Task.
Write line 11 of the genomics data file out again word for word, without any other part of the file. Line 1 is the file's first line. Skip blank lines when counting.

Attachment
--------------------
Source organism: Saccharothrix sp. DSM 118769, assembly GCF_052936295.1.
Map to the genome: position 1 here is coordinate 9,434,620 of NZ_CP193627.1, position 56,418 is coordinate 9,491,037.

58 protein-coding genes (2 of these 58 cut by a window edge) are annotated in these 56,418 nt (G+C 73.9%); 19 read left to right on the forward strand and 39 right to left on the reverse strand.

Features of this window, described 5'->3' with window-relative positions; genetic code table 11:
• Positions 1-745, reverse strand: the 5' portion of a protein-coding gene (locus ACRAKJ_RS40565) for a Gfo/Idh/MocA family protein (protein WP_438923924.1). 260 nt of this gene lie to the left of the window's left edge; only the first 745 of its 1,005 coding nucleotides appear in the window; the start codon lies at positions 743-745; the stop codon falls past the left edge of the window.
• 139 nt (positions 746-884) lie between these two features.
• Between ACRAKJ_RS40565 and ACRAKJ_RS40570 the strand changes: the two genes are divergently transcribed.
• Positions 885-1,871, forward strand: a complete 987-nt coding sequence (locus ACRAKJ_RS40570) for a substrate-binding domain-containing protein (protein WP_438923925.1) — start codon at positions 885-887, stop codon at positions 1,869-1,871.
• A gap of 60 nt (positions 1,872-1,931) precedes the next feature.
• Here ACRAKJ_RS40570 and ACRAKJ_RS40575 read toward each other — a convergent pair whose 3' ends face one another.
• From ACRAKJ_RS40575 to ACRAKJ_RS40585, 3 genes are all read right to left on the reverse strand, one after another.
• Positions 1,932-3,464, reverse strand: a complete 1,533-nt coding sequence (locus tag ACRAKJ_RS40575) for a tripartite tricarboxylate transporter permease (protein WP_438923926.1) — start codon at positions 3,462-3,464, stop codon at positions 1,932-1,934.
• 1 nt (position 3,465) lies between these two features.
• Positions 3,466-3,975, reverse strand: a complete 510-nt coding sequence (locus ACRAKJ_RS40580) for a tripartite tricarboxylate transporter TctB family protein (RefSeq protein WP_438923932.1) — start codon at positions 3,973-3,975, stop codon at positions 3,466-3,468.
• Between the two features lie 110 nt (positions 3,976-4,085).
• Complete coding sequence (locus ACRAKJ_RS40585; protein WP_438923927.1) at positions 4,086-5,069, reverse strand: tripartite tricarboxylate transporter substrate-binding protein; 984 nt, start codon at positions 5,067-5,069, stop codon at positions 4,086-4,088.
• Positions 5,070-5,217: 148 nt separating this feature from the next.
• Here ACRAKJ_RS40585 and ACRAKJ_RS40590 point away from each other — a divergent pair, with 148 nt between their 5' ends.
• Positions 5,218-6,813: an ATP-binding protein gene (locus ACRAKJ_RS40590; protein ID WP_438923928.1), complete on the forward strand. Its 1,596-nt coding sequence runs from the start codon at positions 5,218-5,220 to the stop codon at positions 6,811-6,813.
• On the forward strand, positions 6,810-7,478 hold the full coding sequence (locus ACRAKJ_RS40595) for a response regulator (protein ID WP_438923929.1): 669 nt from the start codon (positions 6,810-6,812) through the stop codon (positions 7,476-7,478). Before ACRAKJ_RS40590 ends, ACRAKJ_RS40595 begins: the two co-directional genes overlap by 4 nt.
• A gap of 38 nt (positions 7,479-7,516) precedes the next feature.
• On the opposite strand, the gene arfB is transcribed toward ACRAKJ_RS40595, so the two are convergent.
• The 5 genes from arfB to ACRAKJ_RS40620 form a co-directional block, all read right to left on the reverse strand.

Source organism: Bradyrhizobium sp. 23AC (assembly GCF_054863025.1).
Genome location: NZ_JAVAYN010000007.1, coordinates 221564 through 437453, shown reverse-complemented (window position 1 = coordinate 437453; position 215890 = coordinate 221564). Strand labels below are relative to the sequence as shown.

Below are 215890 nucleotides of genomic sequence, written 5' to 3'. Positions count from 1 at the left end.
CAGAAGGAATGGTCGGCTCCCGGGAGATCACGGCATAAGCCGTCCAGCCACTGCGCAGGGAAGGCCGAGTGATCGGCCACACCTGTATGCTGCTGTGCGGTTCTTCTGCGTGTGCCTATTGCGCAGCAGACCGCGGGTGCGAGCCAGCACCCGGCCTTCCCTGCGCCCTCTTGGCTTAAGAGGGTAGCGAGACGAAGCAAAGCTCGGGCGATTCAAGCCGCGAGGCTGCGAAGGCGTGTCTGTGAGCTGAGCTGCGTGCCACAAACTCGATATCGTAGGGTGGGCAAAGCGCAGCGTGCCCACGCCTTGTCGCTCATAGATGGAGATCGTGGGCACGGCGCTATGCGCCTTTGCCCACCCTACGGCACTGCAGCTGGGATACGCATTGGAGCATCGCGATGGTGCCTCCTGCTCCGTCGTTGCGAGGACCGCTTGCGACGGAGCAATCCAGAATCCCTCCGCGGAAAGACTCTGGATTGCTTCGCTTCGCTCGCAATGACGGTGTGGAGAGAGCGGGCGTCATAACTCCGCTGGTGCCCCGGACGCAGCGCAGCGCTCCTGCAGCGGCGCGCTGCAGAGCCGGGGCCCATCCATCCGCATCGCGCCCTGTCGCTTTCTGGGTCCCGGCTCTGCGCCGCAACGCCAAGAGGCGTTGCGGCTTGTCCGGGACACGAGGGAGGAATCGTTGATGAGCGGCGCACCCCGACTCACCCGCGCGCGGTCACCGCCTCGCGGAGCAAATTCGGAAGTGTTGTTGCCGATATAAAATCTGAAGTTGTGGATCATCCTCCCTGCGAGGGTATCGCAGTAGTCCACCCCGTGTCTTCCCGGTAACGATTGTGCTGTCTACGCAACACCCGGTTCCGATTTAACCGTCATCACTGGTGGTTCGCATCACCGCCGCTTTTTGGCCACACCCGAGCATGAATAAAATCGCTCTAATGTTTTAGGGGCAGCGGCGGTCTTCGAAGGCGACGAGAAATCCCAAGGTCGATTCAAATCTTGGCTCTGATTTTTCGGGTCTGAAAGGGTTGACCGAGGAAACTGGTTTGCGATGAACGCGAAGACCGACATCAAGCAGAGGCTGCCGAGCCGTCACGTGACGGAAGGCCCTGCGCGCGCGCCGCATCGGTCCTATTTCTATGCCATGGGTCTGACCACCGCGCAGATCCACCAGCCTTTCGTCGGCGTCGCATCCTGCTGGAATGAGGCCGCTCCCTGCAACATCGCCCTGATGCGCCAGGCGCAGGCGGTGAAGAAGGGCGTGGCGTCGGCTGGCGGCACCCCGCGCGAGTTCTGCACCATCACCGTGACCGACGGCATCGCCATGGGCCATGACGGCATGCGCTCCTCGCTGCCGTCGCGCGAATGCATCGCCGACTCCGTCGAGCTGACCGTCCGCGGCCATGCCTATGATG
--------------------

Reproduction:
• From ACRAKJ_RS40575 to ACRAKJ_RS40585, 3 genes are all read right to left on the reverse strand, one after another.